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Saddam: The Myth in America (english)
11 Sep 2002
American foreign policy based on Saddam the madman myth is silly
That we Americans think Saddam is a madman, is a major problems with our politics. I wil explain based on a reading of, “Between Memory and Desire: the Middle East in a Trouble Age” by S. Humphreys, Professor of History and Islamic Studies, Univ. of California. Is a chapter titled the Shaping of Foreign Policy, he writes about the myth of the Middle East Madman. Actions of three alleged madmen are analyzed.
In Humphreys’ word, “No creature in the American political bestiary is more enduring than the Middle East Madman....They are madman, impervious to reason and logic, utterly beyond the understanding of rational Westerners.” is not sustained by historical facts. Three examples are given to show “a hardheaded politicians who knows perfectly well how to set his goals and to craft strategies to accomplish them.”
1. Nasser’s Decision to Nationalize the Suez Canal. July 1956
2. The Ayatollah and the U.S. Embassy Hostage Crisis. Nov. 1979 to Jan 81
3. Saddam Hussein’s Decision to Occupy Kuwait. July--Aug. 1990
I will only review item 3. The author argues that Saddam was not simply stupid in 1990. “Saddam Husssein had strong reasons to want Kuwait; he likewise had every reason to think that he held a pretty good hand in the Kuwait affair and that he was playing it cleverly.” Some of Saddam’s possible reasoning follows:
1. Iraq owed enormous war debt from the eight-year war with Iran. Kuwait was demanding payback on loans of $30 billions while ignoring that Iraq had sacrificed to saved them from domination by Iran
2. Taken over Kuwait would have given him 20% of world’s known oil. He could have erased war debt and rebuilt his economy. He would have been the dominant power in Persian Gulf.
3. Saddam like most Iraquis believed that Kuwait had no right to exist. The area had been historically part of Iraq and had been created by machinations of British imperialism.
3. Almost every Middle East expert and commentator supported his judgment.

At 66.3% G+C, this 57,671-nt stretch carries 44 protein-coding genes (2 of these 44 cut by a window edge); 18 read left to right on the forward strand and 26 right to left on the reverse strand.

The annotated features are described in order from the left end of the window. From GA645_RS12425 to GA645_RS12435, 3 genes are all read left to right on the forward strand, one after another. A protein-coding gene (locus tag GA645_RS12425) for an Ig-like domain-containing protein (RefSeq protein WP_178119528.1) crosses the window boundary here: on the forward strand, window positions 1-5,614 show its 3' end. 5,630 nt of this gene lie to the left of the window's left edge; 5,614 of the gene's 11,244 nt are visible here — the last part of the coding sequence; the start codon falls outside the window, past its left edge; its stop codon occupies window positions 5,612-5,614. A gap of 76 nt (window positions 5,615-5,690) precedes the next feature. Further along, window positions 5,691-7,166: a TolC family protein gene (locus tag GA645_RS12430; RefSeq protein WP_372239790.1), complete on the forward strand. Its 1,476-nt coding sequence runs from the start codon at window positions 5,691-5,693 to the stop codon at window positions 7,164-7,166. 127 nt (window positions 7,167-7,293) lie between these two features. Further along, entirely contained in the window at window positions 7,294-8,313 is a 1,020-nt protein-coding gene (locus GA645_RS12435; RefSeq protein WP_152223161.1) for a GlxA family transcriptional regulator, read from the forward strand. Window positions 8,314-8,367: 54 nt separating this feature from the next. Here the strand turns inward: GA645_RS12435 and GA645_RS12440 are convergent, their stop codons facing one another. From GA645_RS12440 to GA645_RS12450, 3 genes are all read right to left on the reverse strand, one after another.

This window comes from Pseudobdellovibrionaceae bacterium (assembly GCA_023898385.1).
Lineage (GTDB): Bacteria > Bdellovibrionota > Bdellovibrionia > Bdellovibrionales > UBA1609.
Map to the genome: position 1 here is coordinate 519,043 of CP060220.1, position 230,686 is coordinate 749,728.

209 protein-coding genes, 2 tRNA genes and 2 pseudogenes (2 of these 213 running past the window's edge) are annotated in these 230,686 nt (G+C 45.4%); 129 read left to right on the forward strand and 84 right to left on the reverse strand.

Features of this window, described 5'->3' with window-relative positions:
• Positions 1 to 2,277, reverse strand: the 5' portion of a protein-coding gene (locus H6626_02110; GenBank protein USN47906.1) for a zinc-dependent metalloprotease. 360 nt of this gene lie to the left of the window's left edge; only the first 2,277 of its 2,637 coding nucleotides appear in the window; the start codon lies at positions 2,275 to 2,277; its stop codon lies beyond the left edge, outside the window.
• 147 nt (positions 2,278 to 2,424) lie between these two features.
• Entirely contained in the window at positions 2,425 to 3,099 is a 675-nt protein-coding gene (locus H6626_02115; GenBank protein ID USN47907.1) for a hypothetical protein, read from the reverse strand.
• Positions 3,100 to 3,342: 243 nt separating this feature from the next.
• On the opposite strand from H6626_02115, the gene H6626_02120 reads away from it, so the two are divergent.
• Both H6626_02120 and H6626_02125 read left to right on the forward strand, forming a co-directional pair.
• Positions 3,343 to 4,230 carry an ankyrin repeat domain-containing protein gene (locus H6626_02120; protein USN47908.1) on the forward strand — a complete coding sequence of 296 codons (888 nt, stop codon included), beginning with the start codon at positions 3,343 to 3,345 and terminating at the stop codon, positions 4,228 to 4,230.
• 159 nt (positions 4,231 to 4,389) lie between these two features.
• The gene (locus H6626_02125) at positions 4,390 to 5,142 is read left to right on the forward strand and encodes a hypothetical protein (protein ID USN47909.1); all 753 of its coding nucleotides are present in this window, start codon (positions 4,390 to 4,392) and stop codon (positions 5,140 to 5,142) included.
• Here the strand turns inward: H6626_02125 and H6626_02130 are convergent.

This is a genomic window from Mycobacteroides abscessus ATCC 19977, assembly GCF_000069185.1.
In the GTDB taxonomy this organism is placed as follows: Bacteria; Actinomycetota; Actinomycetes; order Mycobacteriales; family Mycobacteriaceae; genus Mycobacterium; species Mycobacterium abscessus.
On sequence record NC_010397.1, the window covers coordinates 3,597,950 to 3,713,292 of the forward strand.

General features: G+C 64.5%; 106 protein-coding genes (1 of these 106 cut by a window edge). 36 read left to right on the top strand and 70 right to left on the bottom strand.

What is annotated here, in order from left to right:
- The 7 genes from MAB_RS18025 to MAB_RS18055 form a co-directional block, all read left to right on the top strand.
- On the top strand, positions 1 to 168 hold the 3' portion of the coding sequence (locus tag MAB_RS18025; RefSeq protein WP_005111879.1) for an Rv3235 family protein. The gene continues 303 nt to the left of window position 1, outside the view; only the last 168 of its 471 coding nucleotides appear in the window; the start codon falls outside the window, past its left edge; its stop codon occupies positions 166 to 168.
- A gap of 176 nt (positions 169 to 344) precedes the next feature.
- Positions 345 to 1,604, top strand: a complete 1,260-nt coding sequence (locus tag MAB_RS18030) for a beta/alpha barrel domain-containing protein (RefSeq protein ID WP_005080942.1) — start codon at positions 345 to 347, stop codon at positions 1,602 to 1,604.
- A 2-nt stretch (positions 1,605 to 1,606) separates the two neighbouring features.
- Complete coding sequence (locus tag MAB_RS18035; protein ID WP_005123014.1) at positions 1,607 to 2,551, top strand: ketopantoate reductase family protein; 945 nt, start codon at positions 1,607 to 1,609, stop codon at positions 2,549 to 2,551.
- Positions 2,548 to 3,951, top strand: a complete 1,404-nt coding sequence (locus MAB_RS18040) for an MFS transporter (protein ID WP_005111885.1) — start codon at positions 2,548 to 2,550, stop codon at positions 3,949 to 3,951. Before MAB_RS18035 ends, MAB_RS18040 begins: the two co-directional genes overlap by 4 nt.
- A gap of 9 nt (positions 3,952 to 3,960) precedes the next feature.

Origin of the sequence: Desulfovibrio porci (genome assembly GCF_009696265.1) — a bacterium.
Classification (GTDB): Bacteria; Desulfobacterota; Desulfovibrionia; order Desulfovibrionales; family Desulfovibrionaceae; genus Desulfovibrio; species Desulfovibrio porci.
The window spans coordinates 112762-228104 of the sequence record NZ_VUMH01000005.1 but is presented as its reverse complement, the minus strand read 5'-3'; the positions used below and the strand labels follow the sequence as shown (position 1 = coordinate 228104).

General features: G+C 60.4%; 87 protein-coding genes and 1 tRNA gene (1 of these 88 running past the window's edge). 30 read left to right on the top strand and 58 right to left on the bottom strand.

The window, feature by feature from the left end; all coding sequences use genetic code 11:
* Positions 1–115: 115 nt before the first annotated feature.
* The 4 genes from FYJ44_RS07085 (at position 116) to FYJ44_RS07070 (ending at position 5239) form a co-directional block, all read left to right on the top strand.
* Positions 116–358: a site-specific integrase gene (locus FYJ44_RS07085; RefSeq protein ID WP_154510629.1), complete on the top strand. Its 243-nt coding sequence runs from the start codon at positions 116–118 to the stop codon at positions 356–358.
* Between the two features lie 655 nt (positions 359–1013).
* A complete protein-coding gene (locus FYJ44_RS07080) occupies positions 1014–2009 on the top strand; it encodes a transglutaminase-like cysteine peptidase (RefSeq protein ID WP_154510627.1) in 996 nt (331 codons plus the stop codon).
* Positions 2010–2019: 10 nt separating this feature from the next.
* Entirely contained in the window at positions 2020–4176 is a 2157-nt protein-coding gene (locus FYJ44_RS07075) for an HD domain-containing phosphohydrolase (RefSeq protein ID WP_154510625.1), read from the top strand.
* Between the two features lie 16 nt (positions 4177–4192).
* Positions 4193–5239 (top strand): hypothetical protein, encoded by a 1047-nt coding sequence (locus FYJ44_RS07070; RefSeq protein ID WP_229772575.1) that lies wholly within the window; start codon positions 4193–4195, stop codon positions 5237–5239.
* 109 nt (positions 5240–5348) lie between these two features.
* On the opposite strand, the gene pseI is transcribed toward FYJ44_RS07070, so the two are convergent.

4. He did not think U.S. would go beyond a verbal protest. During April 25, meeting with Ambassador April Glaspie, his tactics were not opposed. U.S. had invested much in Iraq during past ten years and countries were trading partners.
5, U.S. had done nothing about Iran and needed alliance of Iraq
6. Us had bad memories from losing war in Vietnam
7. After embarrassing Israeli invasion of Lebanon in 1982. The U.S marines ran out the following year.
8. Middle East policy under Carter and Reagan had been poor and Saddam had contempt for U.S. leadership
9. There was little fear of economic sanctions due to enforcement problems.
10. He did not think other Arab countries would supply military bases for an invasion of Iraq
11. Saddam had an experience military from war with Iran
12. He knew that U.S. was divided on prospect for war. There would be calls of “No Blood for Oil”
13, If attacked, Saddam expected that Arab nationalism would be ignited wide support in other countries
A few thought taken from this expert, indicates that Saddam may be a brutal dictator, but he is not crazy. I agree with the author.
Finally, why should any Arab country in the Middle East be denied WMD as a deterrent and as a protection against Israeli WMD including an indisputable, rogue nuclear stockpile. A fair and rational world policy would aim at the elimination of all WMD in all countries, Including the U.S.